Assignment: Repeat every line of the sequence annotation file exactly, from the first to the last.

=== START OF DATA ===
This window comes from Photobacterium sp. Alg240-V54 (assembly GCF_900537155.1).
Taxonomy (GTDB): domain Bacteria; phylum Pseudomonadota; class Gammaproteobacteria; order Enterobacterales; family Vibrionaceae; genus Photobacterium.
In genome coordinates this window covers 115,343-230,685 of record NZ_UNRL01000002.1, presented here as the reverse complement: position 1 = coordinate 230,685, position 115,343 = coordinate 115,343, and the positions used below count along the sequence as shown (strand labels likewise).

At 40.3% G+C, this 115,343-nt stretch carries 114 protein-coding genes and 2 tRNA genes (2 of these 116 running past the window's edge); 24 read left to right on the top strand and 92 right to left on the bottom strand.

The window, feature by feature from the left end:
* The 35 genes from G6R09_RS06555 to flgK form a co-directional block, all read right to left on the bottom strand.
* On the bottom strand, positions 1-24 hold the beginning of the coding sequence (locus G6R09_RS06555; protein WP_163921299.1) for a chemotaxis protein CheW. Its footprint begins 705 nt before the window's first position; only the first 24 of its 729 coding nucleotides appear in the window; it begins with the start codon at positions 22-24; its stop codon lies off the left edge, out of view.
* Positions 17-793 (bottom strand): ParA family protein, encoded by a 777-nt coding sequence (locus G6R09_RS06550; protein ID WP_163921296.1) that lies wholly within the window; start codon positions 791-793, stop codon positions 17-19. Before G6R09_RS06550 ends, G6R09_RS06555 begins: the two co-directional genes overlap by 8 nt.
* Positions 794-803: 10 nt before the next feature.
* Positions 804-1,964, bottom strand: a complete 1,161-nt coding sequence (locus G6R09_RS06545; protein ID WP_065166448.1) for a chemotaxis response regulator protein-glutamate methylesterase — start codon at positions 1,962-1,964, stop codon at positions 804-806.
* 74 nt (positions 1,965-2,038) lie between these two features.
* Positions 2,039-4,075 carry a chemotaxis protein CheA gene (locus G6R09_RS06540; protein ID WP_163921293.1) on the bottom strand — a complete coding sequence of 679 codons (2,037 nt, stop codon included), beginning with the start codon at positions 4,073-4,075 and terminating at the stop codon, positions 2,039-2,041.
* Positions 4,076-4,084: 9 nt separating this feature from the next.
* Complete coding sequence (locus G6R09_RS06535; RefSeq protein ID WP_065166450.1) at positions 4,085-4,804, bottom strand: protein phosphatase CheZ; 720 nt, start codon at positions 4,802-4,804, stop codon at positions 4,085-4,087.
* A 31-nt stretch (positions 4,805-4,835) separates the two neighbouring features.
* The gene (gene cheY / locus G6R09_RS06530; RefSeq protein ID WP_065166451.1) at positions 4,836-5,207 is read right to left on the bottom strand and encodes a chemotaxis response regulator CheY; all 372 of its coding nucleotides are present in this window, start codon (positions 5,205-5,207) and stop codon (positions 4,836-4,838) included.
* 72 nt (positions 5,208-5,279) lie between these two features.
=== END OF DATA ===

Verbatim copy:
This window comes from Photobacterium sp. Alg240-V54 (assembly GCF_900537155.1).
Taxonomy (GTDB): domain Bacteria; phylum Pseudomonadota; class Gammaproteobacteria; order Enterobacterales; family Vibrionaceae; genus Photobacterium.
In genome coordinates this window covers 115,343-230,685 of record NZ_UNRL01000002.1, presented here as the reverse complement: position 1 = coordinate 230,685, position 115,343 = coordinate 115,343, and the positions used below count along the sequence as shown (strand labels likewise).

At 40.3% G+C, this 115,343-nt stretch carries 114 protein-coding genes and 2 tRNA genes (2 of these 116 running past the window's edge); 24 read left to right on the top strand and 92 right to left on the bottom strand.

The window, feature by feature from the left end:
* The 35 genes from G6R09_RS06555 to flgK form a co-directional block, all read right to left on the bottom strand.
* On the bottom strand, positions 1-24 hold the beginning of the coding sequence (locus G6R09_RS06555; protein WP_163921299.1) for a chemotaxis protein CheW. Its footprint begins 705 nt before the window's first position; only the first 24 of its 729 coding nucleotides appear in the window; it begins with the start codon at positions 22-24; its stop codon lies off the left edge, out of view.
* Positions 17-793 (bottom strand): ParA family protein, encoded by a 777-nt coding sequence (locus G6R09_RS06550; protein ID WP_163921296.1) that lies wholly within the window; start codon positions 791-793, stop codon positions 17-19. Before G6R09_RS06550 ends, G6R09_RS06555 begins: the two co-directional genes overlap by 8 nt.
* Positions 794-803: 10 nt before the next feature.
* Positions 804-1,964, bottom strand: a complete 1,161-nt coding sequence (locus G6R09_RS06545; protein ID WP_065166448.1) for a chemotaxis response regulator protein-glutamate methylesterase — start codon at positions 1,962-1,964, stop codon at positions 804-806.
* 74 nt (positions 1,965-2,038) lie between these two features.
* Positions 2,039-4,075 carry a chemotaxis protein CheA gene (locus G6R09_RS06540; protein ID WP_163921293.1) on the bottom strand — a complete coding sequence of 679 codons (2,037 nt, stop codon included), beginning with the start codon at positions 4,073-4,075 and terminating at the stop codon, positions 2,039-2,041.
* Positions 4,076-4,084: 9 nt separating this feature from the next.
* Complete coding sequence (locus G6R09_RS06535; RefSeq protein ID WP_065166450.1) at positions 4,085-4,804, bottom strand: protein phosphatase CheZ; 720 nt, start codon at positions 4,802-4,804, stop codon at positions 4,085-4,087.
* A 31-nt stretch (positions 4,805-4,835) separates the two neighbouring features.
* The gene (gene cheY / locus G6R09_RS06530; RefSeq protein ID WP_065166451.1) at positions 4,836-5,207 is read right to left on the bottom strand and encodes a chemotaxis response regulator CheY; all 372 of its coding nucleotides are present in this window, start codon (positions 5,205-5,207) and stop codon (positions 4,836-4,838) included.
* 72 nt (positions 5,208-5,279) lie between these two features.